690 Provided further that if the dealer shows to the satisfaction of the Commissioner that not more then 1 per cent of the total value of the finished goods so despatched was comprised of goods in respect of which the drawback, set off or refund is claimed, the Commissioner shall not so reduce the amount of drawback, set-off or refund." "41-A (1) Drawback, set-off, etc. of tax paid by a manufacturer in respect of purchases made [during the period from 15th July 1962 to the day immediately preceding the notified day (both days inclusive) - In assessing the amount of tax payable in respect of any period by the Registered dealer [who manufactures taxable goods for sale or export] (hereinafster in this rule referred to as the "Manufacturing dealer"), the Commissioner shall, in respect of the purchases made by such dealer [during the period from 15th July 1962 to the day immediately preceding the notified day (both days inclusive)] of any goods specified in Schedule B,C,D or E and used by him within the State in the manufacture of taxable goods [which have, in fact, been sold by him (and not given away as samples or otherwise or which have been exported by him or used by him in the packing of goods so manufactured] grant him a draw-back, set-off, as the case may be, a refund of the aggregate of the following sums, that it to say:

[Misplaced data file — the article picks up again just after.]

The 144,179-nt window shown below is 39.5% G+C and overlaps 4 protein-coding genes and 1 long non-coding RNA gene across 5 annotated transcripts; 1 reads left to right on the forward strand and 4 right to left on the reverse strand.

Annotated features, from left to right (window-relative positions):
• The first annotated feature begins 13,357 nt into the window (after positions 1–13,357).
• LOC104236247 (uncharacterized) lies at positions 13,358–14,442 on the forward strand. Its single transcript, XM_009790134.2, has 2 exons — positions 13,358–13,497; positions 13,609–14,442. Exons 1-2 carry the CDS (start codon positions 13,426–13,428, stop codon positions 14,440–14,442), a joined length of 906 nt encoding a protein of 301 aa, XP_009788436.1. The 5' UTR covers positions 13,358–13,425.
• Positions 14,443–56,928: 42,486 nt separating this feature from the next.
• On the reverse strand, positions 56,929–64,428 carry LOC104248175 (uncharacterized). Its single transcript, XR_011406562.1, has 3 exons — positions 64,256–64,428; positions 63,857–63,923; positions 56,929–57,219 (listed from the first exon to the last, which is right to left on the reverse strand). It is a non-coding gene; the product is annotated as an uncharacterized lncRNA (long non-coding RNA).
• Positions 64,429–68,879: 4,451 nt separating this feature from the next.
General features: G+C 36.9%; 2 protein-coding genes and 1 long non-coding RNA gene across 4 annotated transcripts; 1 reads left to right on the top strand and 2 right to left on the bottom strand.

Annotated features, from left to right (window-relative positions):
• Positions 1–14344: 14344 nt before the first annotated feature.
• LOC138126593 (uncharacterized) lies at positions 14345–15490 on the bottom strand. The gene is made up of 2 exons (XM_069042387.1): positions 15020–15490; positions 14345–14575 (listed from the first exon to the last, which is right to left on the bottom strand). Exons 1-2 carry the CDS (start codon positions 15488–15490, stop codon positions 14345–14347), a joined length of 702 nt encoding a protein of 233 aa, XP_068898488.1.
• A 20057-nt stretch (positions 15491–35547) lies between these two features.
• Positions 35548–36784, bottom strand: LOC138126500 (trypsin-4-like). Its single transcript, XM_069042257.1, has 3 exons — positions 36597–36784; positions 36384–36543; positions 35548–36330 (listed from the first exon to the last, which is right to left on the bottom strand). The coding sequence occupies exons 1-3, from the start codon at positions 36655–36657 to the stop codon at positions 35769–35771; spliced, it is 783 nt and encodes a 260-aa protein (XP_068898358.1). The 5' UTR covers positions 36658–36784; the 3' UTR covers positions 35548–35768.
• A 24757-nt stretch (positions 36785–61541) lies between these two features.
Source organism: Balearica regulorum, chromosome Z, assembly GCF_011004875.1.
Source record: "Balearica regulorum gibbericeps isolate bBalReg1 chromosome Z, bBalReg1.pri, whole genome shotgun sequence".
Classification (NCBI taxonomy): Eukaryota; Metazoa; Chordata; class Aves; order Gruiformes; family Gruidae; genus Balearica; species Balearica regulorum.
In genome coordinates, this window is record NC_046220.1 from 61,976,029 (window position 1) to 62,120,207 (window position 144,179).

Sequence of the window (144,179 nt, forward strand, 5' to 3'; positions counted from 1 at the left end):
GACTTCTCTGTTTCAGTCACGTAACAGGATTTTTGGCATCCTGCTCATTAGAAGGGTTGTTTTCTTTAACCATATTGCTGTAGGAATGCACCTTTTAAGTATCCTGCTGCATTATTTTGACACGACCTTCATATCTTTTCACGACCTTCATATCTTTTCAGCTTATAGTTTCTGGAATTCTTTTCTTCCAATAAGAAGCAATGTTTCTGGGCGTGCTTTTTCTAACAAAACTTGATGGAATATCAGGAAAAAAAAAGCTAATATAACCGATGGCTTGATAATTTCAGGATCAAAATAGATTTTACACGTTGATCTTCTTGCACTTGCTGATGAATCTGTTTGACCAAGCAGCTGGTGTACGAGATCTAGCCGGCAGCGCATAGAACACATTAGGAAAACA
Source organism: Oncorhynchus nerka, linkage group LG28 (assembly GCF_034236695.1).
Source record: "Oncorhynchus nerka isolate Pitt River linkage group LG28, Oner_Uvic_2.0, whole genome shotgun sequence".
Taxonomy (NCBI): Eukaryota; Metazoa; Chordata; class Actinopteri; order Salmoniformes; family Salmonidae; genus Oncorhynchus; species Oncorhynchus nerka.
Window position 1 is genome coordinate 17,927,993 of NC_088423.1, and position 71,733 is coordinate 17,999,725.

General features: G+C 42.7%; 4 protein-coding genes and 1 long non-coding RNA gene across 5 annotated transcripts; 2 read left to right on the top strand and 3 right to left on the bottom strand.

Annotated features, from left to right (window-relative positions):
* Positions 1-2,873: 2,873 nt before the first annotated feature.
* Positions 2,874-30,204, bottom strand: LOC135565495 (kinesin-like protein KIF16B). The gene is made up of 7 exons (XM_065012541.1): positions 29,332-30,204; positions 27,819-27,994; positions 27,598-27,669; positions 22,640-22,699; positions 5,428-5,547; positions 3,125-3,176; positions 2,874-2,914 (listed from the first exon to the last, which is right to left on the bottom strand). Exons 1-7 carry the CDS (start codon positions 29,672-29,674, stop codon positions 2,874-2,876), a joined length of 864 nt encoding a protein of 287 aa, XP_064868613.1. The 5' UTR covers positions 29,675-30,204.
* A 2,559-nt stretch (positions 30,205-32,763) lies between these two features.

(a) a sum recovered from the Manufacturing dealer by other Registered dealers by way of sales tax, or general sales or, as the case may be, both, on the purchase by him from such Registered dealers, when the Manufacturing dealer did not hold a Recognition or when he held a Recognition but effected the purchase otherwise than against a certificate under sections 11 of the Act.